‘Stability in labour relations a priority’

Situation has improved during 2015, government says.

PRETORIA – Government says it has prioritised stability in labour relations. 

In its Medium-Term Budget Policy Statement (MTBPS) Finance Minister Nhlanhla Nene has identified labour relations, electricity supply and policy certainty as three key challenges that have to be addressed in the medium-term.

While electricity supply constraints have been a major headache for business over the last year as Eskom struggled to keep the lights on, commentators have also repeatedly voiced their concern about South Africa’s inflexible labour regime and warned that long and protracted strikes would scare off potential investors. Moreover, policy uncertainty has fuelled an environment where many corporates have been sitting on large piles of cash, reluctant to invest.

In 2014, industrial action in the platinum industry lasted for roughly five months, while labour-related strikes reduced economic growth by at least 0.6 percentage points.

“The Commission for Conciliation, Mediation and Arbitration is taking an active role in settling disputes, and has cut the duration of arbitration proceedings by more than 75% since 2003. A National Economic Development and Labour Council task team is working to address the disruption of the economy caused by large, protracted strikes, and discussing a minimum wage. In September 2015, parties to the mining framework agreement declared their intention to limit job losses,” the MTBPS states.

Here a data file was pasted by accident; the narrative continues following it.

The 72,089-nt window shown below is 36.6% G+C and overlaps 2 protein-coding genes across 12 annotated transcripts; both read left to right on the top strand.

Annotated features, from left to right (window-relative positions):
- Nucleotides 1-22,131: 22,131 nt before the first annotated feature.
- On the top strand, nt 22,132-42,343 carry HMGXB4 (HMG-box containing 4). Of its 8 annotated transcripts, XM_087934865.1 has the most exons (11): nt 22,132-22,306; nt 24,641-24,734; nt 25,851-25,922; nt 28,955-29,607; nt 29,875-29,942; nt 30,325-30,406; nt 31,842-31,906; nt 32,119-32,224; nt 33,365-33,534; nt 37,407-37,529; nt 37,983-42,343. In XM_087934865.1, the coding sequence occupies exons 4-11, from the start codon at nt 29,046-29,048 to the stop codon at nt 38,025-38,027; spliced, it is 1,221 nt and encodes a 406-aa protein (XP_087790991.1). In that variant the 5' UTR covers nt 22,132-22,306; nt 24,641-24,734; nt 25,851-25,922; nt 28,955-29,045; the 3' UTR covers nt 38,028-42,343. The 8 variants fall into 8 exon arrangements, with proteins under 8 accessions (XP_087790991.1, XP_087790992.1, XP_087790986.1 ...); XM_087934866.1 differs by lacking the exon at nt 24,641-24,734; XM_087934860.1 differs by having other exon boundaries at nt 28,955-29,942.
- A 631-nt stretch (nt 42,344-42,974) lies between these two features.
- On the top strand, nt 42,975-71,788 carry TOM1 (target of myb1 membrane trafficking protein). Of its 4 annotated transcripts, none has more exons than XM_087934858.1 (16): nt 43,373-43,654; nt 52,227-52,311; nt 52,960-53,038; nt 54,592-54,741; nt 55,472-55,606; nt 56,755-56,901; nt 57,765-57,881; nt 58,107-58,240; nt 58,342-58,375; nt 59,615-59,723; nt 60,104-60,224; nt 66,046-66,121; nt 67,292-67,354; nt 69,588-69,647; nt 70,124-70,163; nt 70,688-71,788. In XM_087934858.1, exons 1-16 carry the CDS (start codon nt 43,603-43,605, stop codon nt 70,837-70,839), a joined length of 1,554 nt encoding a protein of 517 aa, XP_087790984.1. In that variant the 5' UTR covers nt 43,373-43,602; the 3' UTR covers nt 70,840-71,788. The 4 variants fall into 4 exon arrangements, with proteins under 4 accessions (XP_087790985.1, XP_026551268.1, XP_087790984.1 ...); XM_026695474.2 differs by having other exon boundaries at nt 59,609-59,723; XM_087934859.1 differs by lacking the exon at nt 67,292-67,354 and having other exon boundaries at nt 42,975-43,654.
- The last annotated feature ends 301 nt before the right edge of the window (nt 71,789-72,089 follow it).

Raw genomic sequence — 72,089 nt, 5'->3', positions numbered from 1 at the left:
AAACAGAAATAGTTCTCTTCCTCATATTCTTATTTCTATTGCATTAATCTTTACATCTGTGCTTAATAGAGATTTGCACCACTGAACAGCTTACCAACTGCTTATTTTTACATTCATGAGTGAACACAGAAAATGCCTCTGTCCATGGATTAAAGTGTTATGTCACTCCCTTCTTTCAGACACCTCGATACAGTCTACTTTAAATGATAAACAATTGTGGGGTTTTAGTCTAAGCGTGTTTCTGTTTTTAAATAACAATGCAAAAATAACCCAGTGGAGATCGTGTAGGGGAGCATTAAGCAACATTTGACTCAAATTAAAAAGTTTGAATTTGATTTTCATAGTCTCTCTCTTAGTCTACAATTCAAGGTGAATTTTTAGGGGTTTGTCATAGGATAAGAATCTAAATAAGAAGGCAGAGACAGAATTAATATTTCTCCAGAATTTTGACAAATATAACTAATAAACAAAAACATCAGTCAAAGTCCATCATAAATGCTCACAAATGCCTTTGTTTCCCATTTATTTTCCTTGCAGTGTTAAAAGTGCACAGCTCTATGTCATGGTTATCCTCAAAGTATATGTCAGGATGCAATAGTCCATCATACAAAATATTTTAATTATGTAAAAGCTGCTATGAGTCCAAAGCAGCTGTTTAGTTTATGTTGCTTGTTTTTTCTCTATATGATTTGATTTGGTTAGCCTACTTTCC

According to the MTBPS, labour relations have improved during 2015.

A total of 176 000 workdays were lost due to strikes in the first half of the year compared to 7.5 million during the same period in 2014.

“Strikes have been relatively short-lived, primarily affecting individual firms rather than entire subsectors,” it states.

However, the figures are skewed due to the effect of the protracted strike in the platinum industry in 2014 and bear in mind that above-inflationary adjustments were needed in some areas (for example in the public sector) to avoid industrial action.

Yet, unemployment remains a concern.

Tough trading conditions and low confidence levels have resulted in limited hiring during 2015. Data from Statistics South Africa, suggest that most of the 338 000 jobs created in the first half of the year were in the informal sector. The formal sector lost 76 000 jobs, with tough conditions especially in the manufacturing and construction sectors.

“Employment is not expanding rapidly enough to absorb the estimated 659 000 new entrants into the job market in the first half of 2015. As at June 2015, there were an estimated 2.43 million discouraged work seekers,” the MTBPS states.

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